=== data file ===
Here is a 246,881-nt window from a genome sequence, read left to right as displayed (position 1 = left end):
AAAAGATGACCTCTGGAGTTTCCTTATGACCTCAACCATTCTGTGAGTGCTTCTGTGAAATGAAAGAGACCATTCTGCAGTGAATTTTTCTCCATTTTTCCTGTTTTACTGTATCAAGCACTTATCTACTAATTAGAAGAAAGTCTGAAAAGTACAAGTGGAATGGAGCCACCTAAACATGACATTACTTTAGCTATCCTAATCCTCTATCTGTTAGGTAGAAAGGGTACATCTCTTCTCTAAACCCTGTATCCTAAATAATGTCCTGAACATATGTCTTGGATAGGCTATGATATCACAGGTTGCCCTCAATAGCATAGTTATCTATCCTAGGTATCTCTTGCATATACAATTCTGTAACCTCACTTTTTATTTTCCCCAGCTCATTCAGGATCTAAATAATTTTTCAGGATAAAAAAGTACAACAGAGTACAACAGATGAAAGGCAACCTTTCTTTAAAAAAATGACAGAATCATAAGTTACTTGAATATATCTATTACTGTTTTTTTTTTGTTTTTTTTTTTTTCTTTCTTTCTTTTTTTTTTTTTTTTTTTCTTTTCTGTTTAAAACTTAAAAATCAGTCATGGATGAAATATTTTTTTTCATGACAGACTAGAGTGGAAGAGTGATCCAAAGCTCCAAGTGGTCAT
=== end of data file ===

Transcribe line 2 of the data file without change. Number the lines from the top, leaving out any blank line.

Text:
AAAAGATGACCTCTGGAGTTTCCTTATGACCTCAACCATTCTGTGAGTGCTTCTGTGAAATGAAAGAGACCATTCTGCAGTGAATTTTTCTCCATTTTTCCTGTTTTACTGTATCAAGCACTTATCTACTAATTAGAAGAAAGTCTGAAAAGTACAAGTGGAATGGAGCCACCTAAACATGACATTACTTTAGCTATCCTAATCCTCTATCTGTTAGGTAGAAAGGGTACATCTCTTCTCTAAACCCTGTATCCTAAATAATGTCCTGAACATATGTCTTGGATAGGCTATGATATCACAGGTTGCCCTCAATAGCATAGTTATCTATCCTAGGTATCTCTTGCATATACAATTCTGTAACCTCACTTTTTATTTTCCCCAGCTCATTCAGGATCTAAATAATTTTTCAGGATAAAAAAGTACAACAGAGTACAACAGATGAAAGGCAACCTTTCTTTAAAAAAATGACAGAATCATAAGTTACTTGAATATATCTATTACTGTTTTTTTTTTGTTTTTTTTTTTTTCTTTCTTTCTTTTTTTTTTTTTTTTTTTCTTTTCTGTTTAAAACTTAAAAATCAGTCATGGATGAAATATTTTTTTTCATGACAGACTAGAGTGGAAGAGTGATCCAAAGCTCCAAGTGGTCAT